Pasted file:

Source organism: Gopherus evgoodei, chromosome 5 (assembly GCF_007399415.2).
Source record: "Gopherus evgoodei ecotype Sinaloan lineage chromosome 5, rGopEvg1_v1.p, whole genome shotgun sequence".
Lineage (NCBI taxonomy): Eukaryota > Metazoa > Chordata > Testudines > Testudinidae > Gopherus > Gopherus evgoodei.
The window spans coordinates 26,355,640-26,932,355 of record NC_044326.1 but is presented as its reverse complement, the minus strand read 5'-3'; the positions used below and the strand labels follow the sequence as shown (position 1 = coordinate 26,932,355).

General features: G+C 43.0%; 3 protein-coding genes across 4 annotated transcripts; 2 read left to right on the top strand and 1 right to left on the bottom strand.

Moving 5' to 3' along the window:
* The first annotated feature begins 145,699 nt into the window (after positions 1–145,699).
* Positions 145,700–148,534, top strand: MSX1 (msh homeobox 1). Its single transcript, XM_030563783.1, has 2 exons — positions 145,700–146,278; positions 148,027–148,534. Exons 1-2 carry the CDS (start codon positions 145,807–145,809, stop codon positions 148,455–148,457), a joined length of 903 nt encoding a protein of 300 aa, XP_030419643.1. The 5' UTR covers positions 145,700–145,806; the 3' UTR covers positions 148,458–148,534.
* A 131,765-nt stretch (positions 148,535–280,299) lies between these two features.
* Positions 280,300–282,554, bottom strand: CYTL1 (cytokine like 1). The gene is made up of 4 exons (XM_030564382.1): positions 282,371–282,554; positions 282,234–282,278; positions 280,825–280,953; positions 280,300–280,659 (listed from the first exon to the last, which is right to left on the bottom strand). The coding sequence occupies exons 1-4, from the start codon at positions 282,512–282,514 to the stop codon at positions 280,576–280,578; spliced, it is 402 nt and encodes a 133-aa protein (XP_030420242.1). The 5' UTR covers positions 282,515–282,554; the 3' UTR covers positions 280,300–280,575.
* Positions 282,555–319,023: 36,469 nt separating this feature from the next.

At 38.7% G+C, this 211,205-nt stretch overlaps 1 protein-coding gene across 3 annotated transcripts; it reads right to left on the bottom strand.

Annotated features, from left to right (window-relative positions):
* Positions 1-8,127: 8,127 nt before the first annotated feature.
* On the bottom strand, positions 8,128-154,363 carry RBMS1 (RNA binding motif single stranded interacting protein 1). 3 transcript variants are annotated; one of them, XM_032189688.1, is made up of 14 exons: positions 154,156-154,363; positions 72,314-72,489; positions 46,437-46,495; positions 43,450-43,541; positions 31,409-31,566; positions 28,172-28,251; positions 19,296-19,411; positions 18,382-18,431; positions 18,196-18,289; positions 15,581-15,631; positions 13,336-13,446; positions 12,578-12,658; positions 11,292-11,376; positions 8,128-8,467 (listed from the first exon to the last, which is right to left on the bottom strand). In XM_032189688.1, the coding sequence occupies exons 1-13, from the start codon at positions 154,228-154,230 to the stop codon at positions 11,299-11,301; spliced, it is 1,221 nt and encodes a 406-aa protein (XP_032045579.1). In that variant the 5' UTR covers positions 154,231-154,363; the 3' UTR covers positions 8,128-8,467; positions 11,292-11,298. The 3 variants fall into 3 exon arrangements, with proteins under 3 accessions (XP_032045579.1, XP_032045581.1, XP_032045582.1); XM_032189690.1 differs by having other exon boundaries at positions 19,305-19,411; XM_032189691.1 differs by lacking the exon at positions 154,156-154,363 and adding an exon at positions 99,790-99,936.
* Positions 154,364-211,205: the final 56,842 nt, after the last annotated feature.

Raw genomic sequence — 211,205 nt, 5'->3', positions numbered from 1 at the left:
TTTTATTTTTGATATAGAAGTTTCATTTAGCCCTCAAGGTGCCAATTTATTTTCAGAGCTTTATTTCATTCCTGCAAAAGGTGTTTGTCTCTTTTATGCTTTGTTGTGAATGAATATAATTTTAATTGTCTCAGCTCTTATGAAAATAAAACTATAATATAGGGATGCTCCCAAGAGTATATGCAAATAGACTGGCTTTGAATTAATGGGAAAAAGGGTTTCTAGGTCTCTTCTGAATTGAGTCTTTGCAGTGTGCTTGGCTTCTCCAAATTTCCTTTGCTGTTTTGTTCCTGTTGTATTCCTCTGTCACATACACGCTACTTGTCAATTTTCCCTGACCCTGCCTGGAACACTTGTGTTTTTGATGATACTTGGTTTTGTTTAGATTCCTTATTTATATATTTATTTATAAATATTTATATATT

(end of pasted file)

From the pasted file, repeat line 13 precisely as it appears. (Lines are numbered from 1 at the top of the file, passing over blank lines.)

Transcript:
Annotated features, from left to right (window-relative positions):